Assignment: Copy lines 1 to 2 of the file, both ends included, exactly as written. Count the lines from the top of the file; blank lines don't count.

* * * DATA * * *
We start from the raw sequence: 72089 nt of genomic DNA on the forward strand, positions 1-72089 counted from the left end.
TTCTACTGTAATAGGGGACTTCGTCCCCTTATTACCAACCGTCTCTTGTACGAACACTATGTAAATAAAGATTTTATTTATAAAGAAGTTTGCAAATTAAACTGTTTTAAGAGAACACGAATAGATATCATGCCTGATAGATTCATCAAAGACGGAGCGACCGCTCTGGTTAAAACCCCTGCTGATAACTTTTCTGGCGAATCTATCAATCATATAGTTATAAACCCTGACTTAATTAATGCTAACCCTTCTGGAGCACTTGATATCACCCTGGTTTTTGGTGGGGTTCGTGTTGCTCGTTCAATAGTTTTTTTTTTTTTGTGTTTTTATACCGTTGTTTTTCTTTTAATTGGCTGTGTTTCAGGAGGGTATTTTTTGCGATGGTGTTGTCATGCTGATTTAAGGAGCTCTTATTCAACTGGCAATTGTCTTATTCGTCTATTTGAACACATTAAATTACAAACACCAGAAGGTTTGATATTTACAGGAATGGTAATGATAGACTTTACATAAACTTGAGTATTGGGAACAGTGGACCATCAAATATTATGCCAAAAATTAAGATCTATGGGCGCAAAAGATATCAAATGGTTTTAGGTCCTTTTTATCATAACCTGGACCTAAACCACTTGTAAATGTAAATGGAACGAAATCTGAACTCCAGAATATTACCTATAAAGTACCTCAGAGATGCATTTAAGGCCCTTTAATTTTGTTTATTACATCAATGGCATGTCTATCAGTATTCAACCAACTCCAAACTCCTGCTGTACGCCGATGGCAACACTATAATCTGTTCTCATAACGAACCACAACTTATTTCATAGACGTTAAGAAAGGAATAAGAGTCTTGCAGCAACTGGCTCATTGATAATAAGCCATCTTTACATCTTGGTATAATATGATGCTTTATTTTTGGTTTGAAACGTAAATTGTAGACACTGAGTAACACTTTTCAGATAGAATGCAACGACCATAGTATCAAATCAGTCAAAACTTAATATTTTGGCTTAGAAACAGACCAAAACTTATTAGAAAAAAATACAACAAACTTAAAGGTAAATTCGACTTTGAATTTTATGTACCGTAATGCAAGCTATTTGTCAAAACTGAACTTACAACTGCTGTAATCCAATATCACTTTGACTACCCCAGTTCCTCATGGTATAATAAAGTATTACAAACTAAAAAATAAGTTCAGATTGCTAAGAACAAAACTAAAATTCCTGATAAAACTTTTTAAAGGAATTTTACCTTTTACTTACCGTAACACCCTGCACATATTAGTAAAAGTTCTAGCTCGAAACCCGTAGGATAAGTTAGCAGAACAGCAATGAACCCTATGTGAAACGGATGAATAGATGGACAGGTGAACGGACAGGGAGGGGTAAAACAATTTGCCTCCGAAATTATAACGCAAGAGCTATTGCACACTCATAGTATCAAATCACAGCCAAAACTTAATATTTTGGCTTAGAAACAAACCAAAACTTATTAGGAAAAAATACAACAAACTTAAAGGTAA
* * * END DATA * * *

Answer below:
We start from the raw sequence: 72089 nt of genomic DNA on the forward strand, positions 1-72089 counted from the left end.
TTCTACTGTAATAGGGGACTTCGTCCCCTTATTACCAACCGTCTCTTGTACGAACACTATGTAAATAAAGATTTTATTTATAAAGAAGTTTGCAAATTAAACTGTTTTAAGAGAACACGAATAGATATCATGCCTGATAGATTCATCAAAGACGGAGCGACCGCTCTGGTTAAAACCCCTGCTGATAACTTTTCTGGCGAATCTATCAATCATATAGTTATAAACCCTGACTTAATTAATGCTAACCCTTCTGGAGCACTTGATATCACCCTGGTTTTTGGTGGGGTTCGTGTTGCTCGTTCAATAGTTTTTTTTTTTTTGTGTTTTTATACCGTTGTTTTTCTTTTAATTGGCTGTGTTTCAGGAGGGTATTTTTTGCGATGGTGTTGTCATGCTGATTTAAGGAGCTCTTATTCAACTGGCAATTGTCTTATTCGTCTATTTGAACACATTAAATTACAAACACCAGAAGGTTTGATATTTACAGGAATGGTAATGATAGACTTTACATAAACTTGAGTATTGGGAACAGTGGACCATCAAATATTATGCCAAAAATTAAGATCTATGGGCGCAAAAGATATCAAATGGTTTTAGGTCCTTTTTATCATAACCTGGACCTAAACCACTTGTAAATGTAAATGGAACGAAATCTGAACTCCAGAATATTACCTATAAAGTACCTCAGAGATGCATTTAAGGCCCTTTAATTTTGTTTATTACATCAATGGCATGTCTATCAGTATTCAACCAACTCCAAACTCCTGCTGTACGCCGATGGCAACACTATAATCTGTTCTCATAACGAACCACAACTTATTTCATAGACGTTAAGAAAGGAATAAGAGTCTTGCAGCAACTGGCTCATTGATAATAAGCCATCTTTACATCTTGGTATAATATGATGCTTTATTTTTGGTTTGAAACGTAAATTGTAGACACTGAGTAACACTTTTCAGATAGAATGCAACGACCATAGTATCAAATCAGTCAAAACTTAATATTTTGGCTTAGAAACAGACCAAAACTTATTAGAAAAAAATACAACAAACTTAAAGGTAAATTCGACTTTGAATTTTATGTACCGTAATGCAAGCTATTTGTCAAAACTGAACTTACAACTGCTGTAATCCAATATCACTTTGACTACCCCAGTTCCTCATGGTATAATAAAGTATTACAAACTAAAAAATAAGTTCAGATTGCTAAGAACAAAACTAAAATTCCTGATAAAACTTTTTAAAGGAATTTTACCTTTTACTTACCGTAACACCCTGCACATATTAGTAAAAGTTCTAGCTCGAAACCCGTAGGATAAGTTAGCAGAACAGCAATGAACCCTATGTGAAACGGATGAATAGATGGACAGGTGAACGGACAGGGAGGGGTAAAACAATTTGCCTCCGAAATTATAACGCAAGAGCTATTGCACACTCATAGTATCAAATCACAGCCAAAACTTAATATTTTGGCTTAGAAACAAACCAAAACTTATTAGGAAAAAATACAACAAACTTAAAGGTAA